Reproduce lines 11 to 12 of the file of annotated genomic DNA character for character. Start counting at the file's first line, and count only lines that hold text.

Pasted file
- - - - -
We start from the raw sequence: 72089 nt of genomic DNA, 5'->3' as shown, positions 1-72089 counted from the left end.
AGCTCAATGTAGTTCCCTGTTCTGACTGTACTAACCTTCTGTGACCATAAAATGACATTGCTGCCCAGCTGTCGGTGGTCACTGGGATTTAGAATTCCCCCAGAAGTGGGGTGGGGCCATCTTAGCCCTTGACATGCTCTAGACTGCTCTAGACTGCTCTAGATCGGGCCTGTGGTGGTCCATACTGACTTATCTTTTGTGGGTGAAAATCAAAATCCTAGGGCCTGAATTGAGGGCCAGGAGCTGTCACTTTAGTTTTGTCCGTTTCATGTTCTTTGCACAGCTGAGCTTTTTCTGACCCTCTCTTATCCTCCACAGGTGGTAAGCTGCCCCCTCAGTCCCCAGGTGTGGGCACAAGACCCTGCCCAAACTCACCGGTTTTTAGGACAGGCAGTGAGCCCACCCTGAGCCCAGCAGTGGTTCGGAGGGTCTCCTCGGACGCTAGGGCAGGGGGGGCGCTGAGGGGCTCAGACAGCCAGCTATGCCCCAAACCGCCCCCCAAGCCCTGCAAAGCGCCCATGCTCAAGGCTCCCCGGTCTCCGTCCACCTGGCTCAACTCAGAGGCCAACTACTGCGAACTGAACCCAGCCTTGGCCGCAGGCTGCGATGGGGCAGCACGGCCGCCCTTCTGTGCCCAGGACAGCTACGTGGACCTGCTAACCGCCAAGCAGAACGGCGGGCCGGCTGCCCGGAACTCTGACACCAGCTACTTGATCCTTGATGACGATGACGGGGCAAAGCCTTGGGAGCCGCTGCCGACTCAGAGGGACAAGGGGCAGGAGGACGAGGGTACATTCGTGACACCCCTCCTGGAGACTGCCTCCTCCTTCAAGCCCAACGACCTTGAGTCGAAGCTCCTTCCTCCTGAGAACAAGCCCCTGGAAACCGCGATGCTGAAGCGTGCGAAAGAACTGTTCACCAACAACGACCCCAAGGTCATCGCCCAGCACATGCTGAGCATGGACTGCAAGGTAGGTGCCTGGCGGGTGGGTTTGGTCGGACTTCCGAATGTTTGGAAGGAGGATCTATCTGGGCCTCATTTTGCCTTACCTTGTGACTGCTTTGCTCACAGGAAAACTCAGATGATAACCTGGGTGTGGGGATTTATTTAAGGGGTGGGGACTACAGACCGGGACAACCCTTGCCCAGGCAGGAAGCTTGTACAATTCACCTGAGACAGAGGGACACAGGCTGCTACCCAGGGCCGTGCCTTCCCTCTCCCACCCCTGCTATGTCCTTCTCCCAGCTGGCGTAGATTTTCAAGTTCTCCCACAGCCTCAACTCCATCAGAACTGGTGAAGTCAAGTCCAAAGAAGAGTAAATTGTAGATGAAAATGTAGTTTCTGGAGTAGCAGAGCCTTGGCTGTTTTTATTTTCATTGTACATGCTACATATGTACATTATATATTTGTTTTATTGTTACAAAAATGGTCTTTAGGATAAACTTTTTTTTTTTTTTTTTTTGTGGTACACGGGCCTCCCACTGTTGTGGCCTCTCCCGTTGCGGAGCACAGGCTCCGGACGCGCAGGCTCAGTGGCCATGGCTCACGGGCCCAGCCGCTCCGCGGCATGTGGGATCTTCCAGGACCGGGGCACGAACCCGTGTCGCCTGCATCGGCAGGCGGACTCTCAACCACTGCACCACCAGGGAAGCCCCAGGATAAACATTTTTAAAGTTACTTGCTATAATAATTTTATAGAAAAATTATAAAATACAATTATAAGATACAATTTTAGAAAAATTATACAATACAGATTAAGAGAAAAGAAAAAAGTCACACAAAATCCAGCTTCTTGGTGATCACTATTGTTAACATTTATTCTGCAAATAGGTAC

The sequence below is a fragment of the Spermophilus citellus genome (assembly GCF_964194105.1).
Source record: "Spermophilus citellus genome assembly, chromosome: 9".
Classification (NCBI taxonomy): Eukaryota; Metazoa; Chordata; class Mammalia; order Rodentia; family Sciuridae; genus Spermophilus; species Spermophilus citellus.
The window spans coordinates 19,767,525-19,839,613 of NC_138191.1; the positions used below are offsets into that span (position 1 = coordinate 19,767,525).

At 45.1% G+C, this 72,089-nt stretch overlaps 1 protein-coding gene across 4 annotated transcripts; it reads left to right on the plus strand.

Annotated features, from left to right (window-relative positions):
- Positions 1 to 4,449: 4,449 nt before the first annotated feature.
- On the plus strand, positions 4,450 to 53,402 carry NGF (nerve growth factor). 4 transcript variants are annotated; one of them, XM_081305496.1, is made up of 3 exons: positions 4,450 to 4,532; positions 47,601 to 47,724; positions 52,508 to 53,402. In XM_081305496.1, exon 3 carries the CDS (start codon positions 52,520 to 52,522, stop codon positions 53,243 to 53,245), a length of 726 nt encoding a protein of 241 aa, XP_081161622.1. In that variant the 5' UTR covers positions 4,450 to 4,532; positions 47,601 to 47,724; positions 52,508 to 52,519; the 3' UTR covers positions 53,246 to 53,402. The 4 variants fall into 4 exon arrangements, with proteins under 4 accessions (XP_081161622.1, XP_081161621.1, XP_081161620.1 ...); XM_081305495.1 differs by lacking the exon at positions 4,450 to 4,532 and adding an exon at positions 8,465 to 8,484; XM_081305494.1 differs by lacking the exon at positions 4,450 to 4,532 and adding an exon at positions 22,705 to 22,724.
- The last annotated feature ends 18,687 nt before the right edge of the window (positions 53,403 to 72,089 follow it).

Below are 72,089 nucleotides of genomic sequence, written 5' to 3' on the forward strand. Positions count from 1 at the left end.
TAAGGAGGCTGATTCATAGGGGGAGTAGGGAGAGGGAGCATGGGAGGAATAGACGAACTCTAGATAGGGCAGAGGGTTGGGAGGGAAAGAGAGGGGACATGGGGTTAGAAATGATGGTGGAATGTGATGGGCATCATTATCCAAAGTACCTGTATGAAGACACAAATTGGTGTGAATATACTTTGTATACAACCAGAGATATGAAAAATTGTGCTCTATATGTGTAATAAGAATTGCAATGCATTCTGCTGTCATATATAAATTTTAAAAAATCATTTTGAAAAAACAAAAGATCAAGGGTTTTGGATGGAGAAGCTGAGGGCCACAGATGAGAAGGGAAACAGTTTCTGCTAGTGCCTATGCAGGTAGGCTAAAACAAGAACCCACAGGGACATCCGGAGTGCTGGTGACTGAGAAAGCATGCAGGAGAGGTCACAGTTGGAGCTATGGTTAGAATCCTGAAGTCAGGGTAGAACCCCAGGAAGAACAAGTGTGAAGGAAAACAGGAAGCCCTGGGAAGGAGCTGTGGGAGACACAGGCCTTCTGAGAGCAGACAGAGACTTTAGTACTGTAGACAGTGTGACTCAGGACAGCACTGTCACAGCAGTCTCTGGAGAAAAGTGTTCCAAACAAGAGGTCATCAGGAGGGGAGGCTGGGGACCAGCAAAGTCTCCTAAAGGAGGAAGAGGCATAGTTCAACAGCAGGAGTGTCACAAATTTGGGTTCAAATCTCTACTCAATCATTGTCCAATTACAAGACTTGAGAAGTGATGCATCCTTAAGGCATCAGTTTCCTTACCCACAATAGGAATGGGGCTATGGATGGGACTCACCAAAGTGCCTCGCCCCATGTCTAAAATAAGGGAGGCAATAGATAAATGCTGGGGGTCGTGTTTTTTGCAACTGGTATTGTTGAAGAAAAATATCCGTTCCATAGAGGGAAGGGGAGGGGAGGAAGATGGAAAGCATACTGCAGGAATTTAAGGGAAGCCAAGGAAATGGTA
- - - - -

- The last annotated feature ends 18,687 nt before the right edge of the window (positions 53,403 to 72,089 follow it).

Below are 72,089 nucleotides of genomic sequence, written 5' to 3' on the forward strand. Positions count from 1 at the left end.